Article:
What was the mysterious plague that almost killed Anne Boleyn?

Illustration for article titled What was the mysterious plague that almost killed Anne Boleyn?

A mysterious plague swept through Europe in the late 1400s and early 1500s. Its victims foresaw their own doom, getting a terrible sense of foreboding and dread before they even felt ill. It almost changed the course of history — and we still don't know what it was.


Here's a fun idea for any alternate history buffs — what would Europe be like if Anne Boleyn had succumbed to the most dreaded plague of her time? Henry VIII was still courting her when one of her ladies came down with the mysterious "Sweating Sickness." This disease had been around for about fifty years, and people were terrified of it. Henry left, Anne went into quarantine, and before long, she came down with it as well.

This was no minor ailment. Some towns recorded that half their people died of "The Sweat." The afflicted were not expected to survive. It wasn't just the deadliness of the illness or the victims' 24-hour expiration date that gave people a sick fascination with it. It was the fact that — before the disease came on — its victims felt an unreasoning sense of dread and terror. The disease, whatever it was, attacked people's emotions first, and so they foresaw their own probable death.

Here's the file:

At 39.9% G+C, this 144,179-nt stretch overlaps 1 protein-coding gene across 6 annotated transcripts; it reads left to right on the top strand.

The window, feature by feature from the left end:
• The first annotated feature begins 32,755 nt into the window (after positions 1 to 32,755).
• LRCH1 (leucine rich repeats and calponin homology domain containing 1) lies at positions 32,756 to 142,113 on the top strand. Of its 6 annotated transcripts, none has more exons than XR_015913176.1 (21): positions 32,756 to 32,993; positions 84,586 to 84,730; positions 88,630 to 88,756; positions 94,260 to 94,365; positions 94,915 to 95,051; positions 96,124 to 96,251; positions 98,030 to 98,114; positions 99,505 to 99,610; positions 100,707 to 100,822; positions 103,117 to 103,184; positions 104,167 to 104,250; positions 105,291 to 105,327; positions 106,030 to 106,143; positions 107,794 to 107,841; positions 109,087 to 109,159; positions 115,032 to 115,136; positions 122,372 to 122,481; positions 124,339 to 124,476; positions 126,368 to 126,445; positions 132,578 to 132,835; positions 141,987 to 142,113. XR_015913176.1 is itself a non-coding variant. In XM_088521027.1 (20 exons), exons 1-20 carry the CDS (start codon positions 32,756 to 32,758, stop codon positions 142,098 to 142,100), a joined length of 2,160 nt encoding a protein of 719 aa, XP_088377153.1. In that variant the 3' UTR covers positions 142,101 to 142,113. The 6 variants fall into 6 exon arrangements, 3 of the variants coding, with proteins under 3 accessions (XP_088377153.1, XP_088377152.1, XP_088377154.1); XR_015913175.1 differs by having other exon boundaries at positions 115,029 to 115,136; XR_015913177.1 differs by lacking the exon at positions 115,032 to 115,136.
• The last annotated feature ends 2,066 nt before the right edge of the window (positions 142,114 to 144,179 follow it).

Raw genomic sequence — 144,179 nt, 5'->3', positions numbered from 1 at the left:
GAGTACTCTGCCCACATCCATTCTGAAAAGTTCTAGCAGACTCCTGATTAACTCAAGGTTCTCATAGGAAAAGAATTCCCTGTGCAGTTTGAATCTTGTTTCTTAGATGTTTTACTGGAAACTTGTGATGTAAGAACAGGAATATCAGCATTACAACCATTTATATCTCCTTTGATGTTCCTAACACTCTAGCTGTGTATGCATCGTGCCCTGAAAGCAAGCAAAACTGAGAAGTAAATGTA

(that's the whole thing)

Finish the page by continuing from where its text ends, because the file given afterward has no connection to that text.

Despite extensive study, we still don't know what this disease was. It had a few notable quirks. It broke out again and again for almost a century, but only once did an outbreak strike outside England. No one's ever figured out what caused it or how it was communicated. In households, family members were seemingly afflicted at random. It also tended to strike the young, the healthy, and rich more than anyone else. And after the end of the 1500s, The Sweat seemed to disappear.

No explanation for The Sweat has ever been found. Some physicians think that — since it struck the young and healthy in the warm seasons when they're most likely to be active and outside — it was a tick-borne illness. Others say it was a severe form of the hantavirus, which is spread in the droppings of rats. Neither case explains all the symptoms. The only thing we know is, if the disease had gone just a little differently, there would have been no Queen Anne Boleyn, no break with the Catholic church, and no Queen Elizabeth. What on Earth would we do for salacious historical dramas? One breaks out in sweat just thinking about it.

Via The Anne Boleyn Files and Britannica.



I believe if you were seeing half your town die and you even slightly expected that you had the disease you would be overcome with dread.

Then again, sweating was certainly a symptom of the condition which lends itself to believe that somehow the sympathetic (which is tied to anxiety) was being impacted. Perhaps the disease started in the brain, worked its way through the spine until making its way to the lungs.